Respect for males advocating for the ‘IT’ experience
Harare Polytechnic is a big institution; it is much bigger now than the time when I was a journalism trainee at the Division of Mass Communication. It is an institution that has a special place in my heart because of the so many precious memories from my student days. It was enough exercise walking from the hostel to either the main gate or the small gate. We walked while we attempted to read the newspapers that we collected from the division’s library reception each morning before we headed to class.
By Fadzai Maposah (ZNFPC Mash East)
Just thinking about how many times we walked while at the polytechnic is mind blowing. We walked to all parts of town, basically any part of town! We mastered street names and buildings. For most of the students, it was the first time that we were in Harare without adult escorts or guidance. For some, coming to the Harare Polytechnic was actually the very first time to be in capital city. So you can imagine the excitement and sense of adventure!
On one occasion I was with colleagues as we travelled from Bulawayo. As we drove past the National Sports Stadium, I shared how as students we walked from the Harare Polytechnic to support the Dream Team (Zimbabwe National Soccer Team). We never felt any strain as we trekked to and fro the stadium in large groups. Students walked everywhere even on college grounds. The more energetic ones, ran! Even without leaving college grounds, one would have enough walking.
As we did not have mobile phones to locate one another, one had to walk for basically everything. There was a lot of going up and down the stairs to get books, to ask for something or just to spend time together. Some students would just call out the names of the ones they were looking for from outside. It was not out of the ordinary that as one walked out of class one would find a roommate waiting by the building because they would have misplaced a key and wanted something from the room. One just had to walk to ensure that things were done!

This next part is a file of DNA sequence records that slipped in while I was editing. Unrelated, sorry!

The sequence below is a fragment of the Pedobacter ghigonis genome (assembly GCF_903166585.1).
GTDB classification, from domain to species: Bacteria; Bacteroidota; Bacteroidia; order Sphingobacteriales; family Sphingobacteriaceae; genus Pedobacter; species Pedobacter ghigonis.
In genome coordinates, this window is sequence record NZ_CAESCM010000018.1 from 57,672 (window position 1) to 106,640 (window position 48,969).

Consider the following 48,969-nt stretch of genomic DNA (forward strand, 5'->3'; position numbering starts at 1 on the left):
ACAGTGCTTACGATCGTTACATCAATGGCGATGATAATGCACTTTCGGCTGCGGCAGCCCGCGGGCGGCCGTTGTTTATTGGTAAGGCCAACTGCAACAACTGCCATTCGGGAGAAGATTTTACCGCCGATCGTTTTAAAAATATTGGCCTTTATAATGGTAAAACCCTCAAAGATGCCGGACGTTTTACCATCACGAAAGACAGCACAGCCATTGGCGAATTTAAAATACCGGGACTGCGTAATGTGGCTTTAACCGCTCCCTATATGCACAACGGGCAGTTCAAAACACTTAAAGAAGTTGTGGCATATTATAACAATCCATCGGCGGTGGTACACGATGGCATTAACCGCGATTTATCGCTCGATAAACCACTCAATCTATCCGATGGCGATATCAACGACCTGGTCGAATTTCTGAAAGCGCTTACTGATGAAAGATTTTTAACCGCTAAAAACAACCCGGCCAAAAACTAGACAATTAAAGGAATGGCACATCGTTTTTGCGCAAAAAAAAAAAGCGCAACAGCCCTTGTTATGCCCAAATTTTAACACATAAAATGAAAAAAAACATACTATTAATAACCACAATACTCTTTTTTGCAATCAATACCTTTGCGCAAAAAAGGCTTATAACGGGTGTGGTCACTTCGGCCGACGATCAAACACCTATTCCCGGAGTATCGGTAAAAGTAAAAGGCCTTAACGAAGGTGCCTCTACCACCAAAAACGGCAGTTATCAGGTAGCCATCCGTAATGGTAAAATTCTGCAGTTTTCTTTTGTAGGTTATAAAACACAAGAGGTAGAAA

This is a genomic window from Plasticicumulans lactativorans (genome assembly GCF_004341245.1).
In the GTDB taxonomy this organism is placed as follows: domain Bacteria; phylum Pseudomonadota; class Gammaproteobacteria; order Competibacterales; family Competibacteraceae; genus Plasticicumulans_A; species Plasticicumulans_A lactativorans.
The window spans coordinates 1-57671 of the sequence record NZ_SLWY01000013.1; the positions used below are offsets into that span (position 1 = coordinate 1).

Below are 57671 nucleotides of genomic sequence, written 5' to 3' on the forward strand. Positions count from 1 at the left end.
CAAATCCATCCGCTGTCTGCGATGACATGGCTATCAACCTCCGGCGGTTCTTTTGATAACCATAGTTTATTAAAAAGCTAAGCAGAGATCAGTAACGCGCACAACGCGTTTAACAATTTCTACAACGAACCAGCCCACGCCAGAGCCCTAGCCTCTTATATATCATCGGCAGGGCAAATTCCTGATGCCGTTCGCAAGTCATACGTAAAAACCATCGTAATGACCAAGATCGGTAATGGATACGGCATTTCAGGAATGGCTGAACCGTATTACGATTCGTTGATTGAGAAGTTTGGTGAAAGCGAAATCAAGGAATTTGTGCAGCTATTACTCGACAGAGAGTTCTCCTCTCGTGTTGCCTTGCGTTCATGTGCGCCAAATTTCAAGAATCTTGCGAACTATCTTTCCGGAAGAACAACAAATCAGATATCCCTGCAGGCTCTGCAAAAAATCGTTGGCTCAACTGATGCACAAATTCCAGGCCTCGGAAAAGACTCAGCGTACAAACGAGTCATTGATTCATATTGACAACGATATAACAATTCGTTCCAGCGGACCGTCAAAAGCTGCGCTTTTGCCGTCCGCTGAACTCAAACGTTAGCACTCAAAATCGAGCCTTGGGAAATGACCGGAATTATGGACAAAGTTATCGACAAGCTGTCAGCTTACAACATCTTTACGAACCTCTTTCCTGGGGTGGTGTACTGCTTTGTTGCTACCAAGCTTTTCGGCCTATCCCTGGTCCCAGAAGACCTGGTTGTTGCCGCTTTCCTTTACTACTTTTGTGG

Walking out of hostel one morning with lots of time before my first lecture, there was a group of male students standing by the brick work that was at the entrance of hostel ‘A’. Nothing unusual in this. Male students had different reasons for being there all the time. Some would be waiting for their friends, some for their girlfriends, some for their class mates or siblings or relatives. Some would just be trying their luck in getting dates! As I walked quickly past the group of boys I avoided looking directly at them.
Remember I was coming from six years where we would scream, feign fainting when boys visited our girls’ school! So you can imagine what it was like to walk past boys every day. I was some distance away from the boys when I heard that someone walking fast behind me. I did not turn to see who it was. He caught up with me! It was the male student from that evening when I walked out of the dining hall who had thought that I had stained my dress because of an ‘it’ experience. I had then explained that it was a mazhanje stain…
It was good to seeing him again especially after it had not been as disastrous as it could have been if it had been an `it` mishap. He was calm then. After greeting me, he told me that he was on his way to town to get something. I was on my way to the division reception to get my newspaper and then proceed to class. He said we would get a chance to talk as we walked. He asked which programme I was doing and when I told him Mass Communication, he asked why because I seemed to be a person of few words! That was enough to break the ice! Who? Me, a person of few words? He laughed. I explained that I did not talk much to people that I did not know. He introduced himself. Wellington. I introduced myself. I thanked him for looking out for me. I remember that he shrugged. He waited as I collected my newspaper and then as we walked he explained why he had done what he did.
Wellington was the youngest in a family of four. He was the only boy. His second sister began the “it” when he was in primary school and she left ‘evidence’ in the bathroom. He had no idea what it was. He picked the used sanitary pad which was wrapped in a newspaper and was walking to tell his sister that she had left something in the bathroom, when he met his father who asked him what he was holding. He explained that his sister had left something in the bathroom.
When his sister heard him, she came out of the bedroom that she shared with the other sisters. Wellington said that she looked very embarrassed as she grabbed the “package”. What his father said and did after that changed his definition of being a real man. His father apologized to his sister on his behalf and while he was still coming to terms with what was happening, his father led him gently outside, told his mother that they were taking a walk. He told me how his father walked with him to a park where they sat on a bench and how his father simplified the “it” experience and encouraged him to look out not only for his three sisters but other women who would need him. It was natural, his father had emphasized that mishaps could happen. After saying goodbye, I watched him walk to the small gate. People are shaped by their experiences. I walked to join the typing class.
Article published in The Herald newspaper